But lighting the underground space is a challenge and that is where Ramsey’s background in engineering comes in; the former NASA employee turned architect had already been working on a way to collect and funnel light when he approached Barasch about the idea of an underground park.

Ramsey and Barasch explain their concept and in more detail here:

The technology consists of fiber optic cables attached to devices Ramsey refers to as remote skylights. Equipped with GPS, these solar collectors follow and capture the sun funneling it down through the cables. The glass surface of the skylights filters out infrared and UVA rays, but still harvests the light necessary for photosynthesis to take place.

For the exhibit, Ramsey and Barasch, alongside a team of volunteers put this technology to the test; together with their team they hand fit together 600 pieces of anodized-aluminum sheets to create a curved dome, a silver canopy that cast the light down on the warehouse space. On the warehouse roof, 20 feet above, six tracking systems collected the light and piped it down to the space below.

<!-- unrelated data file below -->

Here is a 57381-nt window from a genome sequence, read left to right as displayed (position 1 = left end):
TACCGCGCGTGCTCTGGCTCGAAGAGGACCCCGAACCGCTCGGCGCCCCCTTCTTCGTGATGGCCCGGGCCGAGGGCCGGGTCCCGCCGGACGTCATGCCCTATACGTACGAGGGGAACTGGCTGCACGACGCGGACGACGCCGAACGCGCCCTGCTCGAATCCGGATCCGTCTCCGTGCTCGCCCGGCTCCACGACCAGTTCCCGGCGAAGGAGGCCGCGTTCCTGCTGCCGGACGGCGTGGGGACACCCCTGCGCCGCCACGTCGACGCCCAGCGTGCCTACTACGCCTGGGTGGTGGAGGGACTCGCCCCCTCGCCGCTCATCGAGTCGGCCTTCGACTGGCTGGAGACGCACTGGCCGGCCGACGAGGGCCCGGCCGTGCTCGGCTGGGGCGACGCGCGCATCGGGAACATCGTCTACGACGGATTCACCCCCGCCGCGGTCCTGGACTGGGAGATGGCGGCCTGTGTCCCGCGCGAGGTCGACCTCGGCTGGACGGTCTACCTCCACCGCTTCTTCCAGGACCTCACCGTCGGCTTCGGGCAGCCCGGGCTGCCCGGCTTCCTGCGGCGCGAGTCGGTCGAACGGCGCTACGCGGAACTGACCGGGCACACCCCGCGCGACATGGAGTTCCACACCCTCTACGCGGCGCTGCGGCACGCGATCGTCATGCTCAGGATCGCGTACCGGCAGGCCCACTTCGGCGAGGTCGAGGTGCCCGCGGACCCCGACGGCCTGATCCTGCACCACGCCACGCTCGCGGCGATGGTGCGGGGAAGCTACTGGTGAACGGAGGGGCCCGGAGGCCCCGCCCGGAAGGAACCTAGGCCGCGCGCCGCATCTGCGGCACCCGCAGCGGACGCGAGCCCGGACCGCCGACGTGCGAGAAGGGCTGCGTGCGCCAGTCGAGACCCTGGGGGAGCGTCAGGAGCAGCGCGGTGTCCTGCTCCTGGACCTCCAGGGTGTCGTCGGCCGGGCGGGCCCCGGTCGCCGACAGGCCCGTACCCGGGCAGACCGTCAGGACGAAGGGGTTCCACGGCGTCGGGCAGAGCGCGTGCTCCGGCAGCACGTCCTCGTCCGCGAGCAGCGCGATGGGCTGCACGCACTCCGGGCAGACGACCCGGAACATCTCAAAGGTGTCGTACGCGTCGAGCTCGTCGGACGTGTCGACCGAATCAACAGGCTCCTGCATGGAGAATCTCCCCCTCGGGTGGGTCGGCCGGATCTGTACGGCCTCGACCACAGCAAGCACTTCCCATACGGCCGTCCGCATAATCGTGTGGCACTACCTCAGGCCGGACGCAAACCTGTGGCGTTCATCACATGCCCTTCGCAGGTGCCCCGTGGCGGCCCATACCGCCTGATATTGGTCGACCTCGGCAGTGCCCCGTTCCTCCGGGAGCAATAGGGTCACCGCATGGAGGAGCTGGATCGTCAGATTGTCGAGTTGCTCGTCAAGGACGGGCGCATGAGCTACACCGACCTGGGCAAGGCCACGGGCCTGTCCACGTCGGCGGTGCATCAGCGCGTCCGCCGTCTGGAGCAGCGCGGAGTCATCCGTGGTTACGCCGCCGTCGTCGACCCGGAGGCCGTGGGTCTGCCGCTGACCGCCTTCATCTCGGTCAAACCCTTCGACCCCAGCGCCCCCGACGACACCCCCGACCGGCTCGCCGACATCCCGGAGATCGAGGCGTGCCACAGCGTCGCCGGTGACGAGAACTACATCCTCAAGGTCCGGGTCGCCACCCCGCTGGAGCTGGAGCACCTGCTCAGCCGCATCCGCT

“We looked to the way that they build space telescopes to actually cobble together a mesh of flat pieces to create a very completed curved surface, and that curved surface is calibrated to actually deploy the light,” said Ramsey, who worked with infrared spectrometry while at NASA.

With the help of volunteers, including engineers and team members from RAAD Studio, the duo created a mock-up complete with moss-covered knolls and Japanese maples. For their installation, they partnered with Sun Central, a Canadian-based solar technology firm, and Arup, a design and engineering firm that is also working on the Second Avenue subway line in Manhattan.